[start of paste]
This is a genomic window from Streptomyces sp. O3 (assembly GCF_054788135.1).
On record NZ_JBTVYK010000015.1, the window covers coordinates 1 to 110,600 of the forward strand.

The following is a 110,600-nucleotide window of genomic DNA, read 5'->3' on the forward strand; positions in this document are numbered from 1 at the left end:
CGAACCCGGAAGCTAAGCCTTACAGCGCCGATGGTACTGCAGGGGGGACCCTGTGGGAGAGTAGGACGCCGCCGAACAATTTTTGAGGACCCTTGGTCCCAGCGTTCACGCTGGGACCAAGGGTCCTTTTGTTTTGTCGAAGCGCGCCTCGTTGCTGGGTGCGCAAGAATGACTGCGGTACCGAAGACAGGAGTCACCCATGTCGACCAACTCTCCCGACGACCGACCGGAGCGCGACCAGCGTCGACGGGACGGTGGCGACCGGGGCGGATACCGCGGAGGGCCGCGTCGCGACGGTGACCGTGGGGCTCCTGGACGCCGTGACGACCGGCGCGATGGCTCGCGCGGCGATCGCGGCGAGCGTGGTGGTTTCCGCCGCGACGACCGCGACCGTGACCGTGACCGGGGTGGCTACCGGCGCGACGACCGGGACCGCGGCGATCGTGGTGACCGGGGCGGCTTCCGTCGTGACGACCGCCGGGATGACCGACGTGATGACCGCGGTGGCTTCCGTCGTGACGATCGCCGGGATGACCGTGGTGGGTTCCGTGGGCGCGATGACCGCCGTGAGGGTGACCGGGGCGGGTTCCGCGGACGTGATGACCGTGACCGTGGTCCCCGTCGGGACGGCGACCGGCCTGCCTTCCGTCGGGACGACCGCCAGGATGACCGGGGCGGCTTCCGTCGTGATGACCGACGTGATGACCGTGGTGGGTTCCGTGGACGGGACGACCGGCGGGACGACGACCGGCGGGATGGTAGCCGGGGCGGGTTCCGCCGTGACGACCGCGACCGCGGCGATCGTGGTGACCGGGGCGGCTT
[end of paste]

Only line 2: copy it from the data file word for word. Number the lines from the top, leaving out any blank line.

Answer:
On record NZ_JBTVYK010000015.1, the window covers coordinates 1 to 110,600 of the forward strand.